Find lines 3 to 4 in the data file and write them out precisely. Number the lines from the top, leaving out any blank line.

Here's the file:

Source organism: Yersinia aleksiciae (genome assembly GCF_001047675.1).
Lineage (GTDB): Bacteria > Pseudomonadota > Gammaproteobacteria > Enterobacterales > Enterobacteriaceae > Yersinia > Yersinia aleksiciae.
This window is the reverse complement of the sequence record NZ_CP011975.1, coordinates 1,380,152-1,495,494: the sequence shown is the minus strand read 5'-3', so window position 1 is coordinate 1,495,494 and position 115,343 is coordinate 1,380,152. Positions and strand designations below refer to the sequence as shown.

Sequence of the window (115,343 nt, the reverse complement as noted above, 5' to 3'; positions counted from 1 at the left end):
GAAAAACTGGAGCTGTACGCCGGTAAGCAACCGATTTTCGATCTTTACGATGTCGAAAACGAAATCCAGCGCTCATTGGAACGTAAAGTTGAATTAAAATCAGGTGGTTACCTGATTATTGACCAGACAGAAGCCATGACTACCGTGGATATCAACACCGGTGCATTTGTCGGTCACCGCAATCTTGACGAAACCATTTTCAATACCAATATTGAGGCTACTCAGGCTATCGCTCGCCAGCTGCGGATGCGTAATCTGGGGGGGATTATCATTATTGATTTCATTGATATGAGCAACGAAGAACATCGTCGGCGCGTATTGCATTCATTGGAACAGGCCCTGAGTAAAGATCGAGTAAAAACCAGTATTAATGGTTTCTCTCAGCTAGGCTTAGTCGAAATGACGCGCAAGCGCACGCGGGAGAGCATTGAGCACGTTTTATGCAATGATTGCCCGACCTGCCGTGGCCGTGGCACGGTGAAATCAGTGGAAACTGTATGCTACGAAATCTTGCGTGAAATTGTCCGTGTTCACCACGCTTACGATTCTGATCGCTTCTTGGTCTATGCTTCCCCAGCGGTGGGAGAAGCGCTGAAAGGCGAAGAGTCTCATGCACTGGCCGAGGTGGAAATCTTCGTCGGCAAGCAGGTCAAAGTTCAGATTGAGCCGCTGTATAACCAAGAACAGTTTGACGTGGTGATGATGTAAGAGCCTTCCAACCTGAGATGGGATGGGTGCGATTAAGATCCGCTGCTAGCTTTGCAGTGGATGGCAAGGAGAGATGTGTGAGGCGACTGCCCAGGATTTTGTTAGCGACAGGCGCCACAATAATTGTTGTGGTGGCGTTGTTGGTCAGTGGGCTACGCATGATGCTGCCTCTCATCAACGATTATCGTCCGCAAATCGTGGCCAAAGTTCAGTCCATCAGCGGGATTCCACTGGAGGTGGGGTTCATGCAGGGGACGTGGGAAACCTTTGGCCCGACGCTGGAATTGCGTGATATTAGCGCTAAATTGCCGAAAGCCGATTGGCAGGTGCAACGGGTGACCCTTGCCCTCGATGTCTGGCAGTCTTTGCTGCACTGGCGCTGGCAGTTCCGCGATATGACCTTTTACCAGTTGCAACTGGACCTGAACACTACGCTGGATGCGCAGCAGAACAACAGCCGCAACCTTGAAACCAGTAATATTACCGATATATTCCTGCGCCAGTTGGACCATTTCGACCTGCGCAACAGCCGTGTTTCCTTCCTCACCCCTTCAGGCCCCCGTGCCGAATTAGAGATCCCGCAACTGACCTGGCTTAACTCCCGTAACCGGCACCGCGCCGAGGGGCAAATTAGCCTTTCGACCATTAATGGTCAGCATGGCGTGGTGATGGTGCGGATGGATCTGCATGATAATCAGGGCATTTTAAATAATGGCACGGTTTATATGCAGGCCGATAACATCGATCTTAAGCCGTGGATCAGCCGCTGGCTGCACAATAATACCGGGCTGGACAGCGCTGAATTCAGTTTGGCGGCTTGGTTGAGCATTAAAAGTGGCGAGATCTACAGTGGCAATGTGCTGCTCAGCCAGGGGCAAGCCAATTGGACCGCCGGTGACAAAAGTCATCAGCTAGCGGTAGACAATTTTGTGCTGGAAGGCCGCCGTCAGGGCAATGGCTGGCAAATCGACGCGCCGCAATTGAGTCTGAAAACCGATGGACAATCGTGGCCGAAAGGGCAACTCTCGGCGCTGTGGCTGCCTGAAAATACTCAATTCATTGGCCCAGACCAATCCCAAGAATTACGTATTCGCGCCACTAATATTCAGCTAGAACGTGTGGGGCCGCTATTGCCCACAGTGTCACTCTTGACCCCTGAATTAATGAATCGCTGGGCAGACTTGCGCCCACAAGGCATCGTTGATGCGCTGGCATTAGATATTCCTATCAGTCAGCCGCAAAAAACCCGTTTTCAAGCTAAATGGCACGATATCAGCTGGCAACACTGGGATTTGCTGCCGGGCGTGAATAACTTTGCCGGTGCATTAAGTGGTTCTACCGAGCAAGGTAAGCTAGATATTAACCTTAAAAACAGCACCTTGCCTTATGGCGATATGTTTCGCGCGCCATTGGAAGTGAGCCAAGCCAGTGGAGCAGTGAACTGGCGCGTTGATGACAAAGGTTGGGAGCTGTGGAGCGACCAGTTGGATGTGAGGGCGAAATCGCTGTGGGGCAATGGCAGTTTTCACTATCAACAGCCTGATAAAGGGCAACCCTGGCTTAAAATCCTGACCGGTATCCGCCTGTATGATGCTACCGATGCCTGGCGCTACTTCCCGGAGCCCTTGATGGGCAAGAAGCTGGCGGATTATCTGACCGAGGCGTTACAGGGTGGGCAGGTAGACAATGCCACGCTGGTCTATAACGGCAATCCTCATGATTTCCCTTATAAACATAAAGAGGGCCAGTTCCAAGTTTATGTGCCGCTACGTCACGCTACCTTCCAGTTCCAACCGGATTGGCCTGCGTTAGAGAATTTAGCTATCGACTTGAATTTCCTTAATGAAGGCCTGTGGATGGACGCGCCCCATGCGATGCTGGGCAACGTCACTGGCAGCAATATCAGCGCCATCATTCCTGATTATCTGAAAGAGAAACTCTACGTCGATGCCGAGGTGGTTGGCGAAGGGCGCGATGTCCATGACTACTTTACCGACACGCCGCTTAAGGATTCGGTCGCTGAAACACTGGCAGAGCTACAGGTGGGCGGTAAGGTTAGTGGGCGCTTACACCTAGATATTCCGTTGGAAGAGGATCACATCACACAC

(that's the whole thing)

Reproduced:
This window is the reverse complement of the sequence record NZ_CP011975.1, coordinates 1,380,152-1,495,494: the sequence shown is the minus strand read 5'-3', so window position 1 is coordinate 1,495,494 and position 115,343 is coordinate 1,380,152. Positions and strand designations below refer to the sequence as shown.

Sequence of the window (115,343 nt, the reverse complement as noted above, 5' to 3'; positions counted from 1 at the left end):